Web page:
Even though the 20th of March is the official day, it is clearly spring. We can hear the sea lions barking with excitement, the Robins are bathing themselves to look good, woodpeckers have found the loudest piece of manmade tin to rattle against, and so many of our flowers are in bloom. Sorry Easterners, it's awesome on the West Coast.

Our vineyard and winery chores also know it's spring.

When I posted last, we were making our pruning cuts. Now, we are pulling the wood out of the trellis wires and tying the new canes down that will produce this year’s grapes. We are at 50% complete on this last step. All will be completed by April Fool’s day. My bet is on March 27th for bud burst.

Over a one day period, wood is pulled, canes are tied, and rows are flailed and mulched. We don’t burn our last year’s wood, it is all mulched back into the rows.

After the field personnel leave at night, the rotary flail does the first pass, making wood flat and in smaller 4 to 8 inch pieces. Next, the Kubota zero-turn mower, with a mulching kit, goes over the row. This machine is amazing. Sold to us last year from Russell at North Island tractor, it has cut our mowing times by 1/8. Fine cutting around the winery, or mulching down the row, it will do all of that at lightning-fast speeds, significantly reducing fuel use and increasing quality of mulched organics to the vineyard.

No, I don't own a Kubota dealership, just excited about efficiency and reducing our footprint.

All the varieties are looking awesome! The original owner, Bill Montgomery, did a fantastic job choosing the some 50,000 root stock, 85% from a nursery in France. Thank you, Bill.

Next time, winery talk.


Layne Robert Craig
February 25, 2014 | Layne Robert Craig

Good Soil & Pruning Equals Happy Grapes

No, it’s not really spring, yet. We have no control over this warm weather, so we are pruning very fast.

In just eight work days, we have completed 80% of the pruning cuts. And, we converted from cordon pruning to cane. Cordon pruning brings vines out of old wood, while cane pruning brings vines out of last year’s growth. This style will prevent any old, woody taste to the grapes, keeping the fresh and lively, ultra-premium wine we strive for.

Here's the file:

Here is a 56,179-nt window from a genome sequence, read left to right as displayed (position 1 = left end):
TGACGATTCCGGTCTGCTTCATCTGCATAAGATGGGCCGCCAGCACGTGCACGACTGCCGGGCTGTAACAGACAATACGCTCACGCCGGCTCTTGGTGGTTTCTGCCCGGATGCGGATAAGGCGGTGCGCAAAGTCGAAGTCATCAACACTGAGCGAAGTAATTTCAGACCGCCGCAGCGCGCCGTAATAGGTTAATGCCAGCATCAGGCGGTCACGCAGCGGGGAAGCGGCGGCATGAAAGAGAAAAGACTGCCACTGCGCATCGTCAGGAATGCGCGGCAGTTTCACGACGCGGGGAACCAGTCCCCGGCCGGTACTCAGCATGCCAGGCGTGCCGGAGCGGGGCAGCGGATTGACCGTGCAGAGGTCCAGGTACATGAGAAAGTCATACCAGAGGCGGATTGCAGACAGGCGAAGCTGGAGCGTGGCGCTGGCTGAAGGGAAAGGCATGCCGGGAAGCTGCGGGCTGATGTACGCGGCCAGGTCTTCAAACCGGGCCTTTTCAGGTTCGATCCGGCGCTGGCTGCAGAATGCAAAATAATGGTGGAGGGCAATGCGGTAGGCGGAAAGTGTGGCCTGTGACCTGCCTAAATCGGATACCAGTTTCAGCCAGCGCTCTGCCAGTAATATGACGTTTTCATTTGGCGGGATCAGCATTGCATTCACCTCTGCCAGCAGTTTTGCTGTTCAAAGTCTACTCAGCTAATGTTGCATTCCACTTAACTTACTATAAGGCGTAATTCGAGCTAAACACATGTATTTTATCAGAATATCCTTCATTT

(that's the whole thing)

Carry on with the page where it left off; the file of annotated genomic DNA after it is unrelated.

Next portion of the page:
The vines are also attempting to push buds, but with a little weeping from the cuts they have slowed back and will avoid any damage, if a forsaken frost shows itself.

Viticulture expert Theo Siemens, of Okanagan Crush Pad, recently visited our vineyard to analyse our structure, so we can forge on with sustainable farming methods, and ethical organic practices. Besides training all staff in pruning techniques and canopy management, he performed an assessment of our four horizons of soils, right down to the mother rock.

Within the four horizons, we find distinct, non-typical earth for this area. These zones are respective to a glacier deposit, or till.

1st horizon - very little peat, and four to eight inches of top soil
2nd & 3rd horizon - sand, some large rock, gravel and pebbles, with some loose dry clay
4th horizon - very hard layered clay with mother rock.

We are seeing root formations from the vines, in most cases, down to the 4th horizon. That’s great news! What we don't see is any water holding, or pooling in these layers, even after the substantial amount of rainfall we have had. More awesome news.

The contact with minerals for the roots, and great permeability and drainage in the soils, gives us a great terroir opportunity to have complex and distinct tastes in our wines.,

If you’d like to know more about our operation, and the lifecycle of our vines, pop in to our Cellar Tasting Lounge, or shoot me an email, at